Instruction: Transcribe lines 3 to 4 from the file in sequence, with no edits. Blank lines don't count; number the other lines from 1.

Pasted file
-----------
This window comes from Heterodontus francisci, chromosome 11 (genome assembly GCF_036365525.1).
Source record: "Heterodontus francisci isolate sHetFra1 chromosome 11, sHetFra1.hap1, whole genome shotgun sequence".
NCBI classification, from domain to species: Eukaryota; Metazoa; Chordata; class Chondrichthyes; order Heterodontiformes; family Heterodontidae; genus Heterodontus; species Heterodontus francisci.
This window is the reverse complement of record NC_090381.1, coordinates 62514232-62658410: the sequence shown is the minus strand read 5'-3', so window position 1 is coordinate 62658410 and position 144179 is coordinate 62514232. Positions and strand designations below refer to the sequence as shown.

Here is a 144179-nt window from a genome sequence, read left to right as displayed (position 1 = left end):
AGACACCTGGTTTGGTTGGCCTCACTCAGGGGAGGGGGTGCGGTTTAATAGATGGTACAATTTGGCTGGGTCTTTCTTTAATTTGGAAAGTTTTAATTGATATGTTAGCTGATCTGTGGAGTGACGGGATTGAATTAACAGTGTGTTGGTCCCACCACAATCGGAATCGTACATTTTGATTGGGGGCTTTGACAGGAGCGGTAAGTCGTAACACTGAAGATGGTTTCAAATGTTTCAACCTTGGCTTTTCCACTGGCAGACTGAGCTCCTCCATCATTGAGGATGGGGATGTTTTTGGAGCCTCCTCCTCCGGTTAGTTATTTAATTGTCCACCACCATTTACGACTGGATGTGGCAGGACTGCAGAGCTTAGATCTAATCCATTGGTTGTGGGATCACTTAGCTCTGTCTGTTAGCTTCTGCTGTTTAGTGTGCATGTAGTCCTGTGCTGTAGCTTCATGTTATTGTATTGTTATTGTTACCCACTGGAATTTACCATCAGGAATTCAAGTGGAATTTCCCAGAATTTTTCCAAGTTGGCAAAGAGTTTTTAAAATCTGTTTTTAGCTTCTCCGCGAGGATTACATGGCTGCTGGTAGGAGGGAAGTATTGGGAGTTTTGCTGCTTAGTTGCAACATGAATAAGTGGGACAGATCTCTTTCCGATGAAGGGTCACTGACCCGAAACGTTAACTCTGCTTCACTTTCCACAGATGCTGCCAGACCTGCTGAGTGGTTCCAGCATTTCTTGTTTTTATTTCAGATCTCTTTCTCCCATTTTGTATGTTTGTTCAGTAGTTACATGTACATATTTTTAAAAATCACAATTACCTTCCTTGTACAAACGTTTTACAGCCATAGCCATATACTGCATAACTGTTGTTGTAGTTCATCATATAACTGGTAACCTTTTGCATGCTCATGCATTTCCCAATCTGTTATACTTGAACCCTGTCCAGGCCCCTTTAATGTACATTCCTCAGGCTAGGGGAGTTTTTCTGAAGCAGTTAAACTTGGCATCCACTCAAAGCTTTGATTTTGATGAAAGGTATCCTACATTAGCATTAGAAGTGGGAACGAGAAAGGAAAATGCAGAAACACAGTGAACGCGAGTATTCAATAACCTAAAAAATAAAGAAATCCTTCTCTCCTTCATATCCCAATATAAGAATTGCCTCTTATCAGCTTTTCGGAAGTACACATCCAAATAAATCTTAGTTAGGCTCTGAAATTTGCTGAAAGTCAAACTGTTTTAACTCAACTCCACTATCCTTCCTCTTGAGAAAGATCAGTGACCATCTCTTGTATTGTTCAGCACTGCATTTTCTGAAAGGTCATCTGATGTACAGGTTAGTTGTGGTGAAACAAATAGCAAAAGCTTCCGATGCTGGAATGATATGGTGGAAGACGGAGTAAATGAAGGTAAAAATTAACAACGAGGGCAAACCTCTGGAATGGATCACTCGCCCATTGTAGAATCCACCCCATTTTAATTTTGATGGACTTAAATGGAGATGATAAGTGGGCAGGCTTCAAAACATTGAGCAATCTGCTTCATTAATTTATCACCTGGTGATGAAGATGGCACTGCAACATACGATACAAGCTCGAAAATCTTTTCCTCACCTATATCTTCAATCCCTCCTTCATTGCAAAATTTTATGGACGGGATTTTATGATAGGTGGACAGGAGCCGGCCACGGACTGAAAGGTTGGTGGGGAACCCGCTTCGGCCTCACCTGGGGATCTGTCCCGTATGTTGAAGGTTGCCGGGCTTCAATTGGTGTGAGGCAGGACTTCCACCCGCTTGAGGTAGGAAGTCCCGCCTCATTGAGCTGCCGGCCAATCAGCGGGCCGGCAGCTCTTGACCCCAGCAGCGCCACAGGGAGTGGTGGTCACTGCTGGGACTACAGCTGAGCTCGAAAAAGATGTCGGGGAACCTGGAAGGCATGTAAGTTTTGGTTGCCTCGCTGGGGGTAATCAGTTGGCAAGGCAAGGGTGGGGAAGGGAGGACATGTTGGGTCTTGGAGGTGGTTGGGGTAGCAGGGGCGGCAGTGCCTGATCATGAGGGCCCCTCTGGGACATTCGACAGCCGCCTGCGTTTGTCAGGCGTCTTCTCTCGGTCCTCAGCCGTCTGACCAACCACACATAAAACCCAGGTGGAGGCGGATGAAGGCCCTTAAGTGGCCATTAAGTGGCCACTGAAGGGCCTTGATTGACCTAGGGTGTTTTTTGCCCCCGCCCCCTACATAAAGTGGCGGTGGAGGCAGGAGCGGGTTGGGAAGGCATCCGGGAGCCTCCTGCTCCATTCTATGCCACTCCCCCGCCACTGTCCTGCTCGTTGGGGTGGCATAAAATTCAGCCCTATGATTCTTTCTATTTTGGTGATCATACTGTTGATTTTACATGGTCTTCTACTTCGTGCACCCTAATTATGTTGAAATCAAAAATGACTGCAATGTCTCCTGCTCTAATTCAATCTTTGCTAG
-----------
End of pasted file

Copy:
NCBI classification, from domain to species: Eukaryota; Metazoa; Chordata; class Chondrichthyes; order Heterodontiformes; family Heterodontidae; genus Heterodontus; species Heterodontus francisci.
This window is the reverse complement of record NC_090381.1, coordinates 62514232-62658410: the sequence shown is the minus strand read 5'-3', so window position 1 is coordinate 62658410 and position 144179 is coordinate 62514232. Positions and strand designations below refer to the sequence as shown.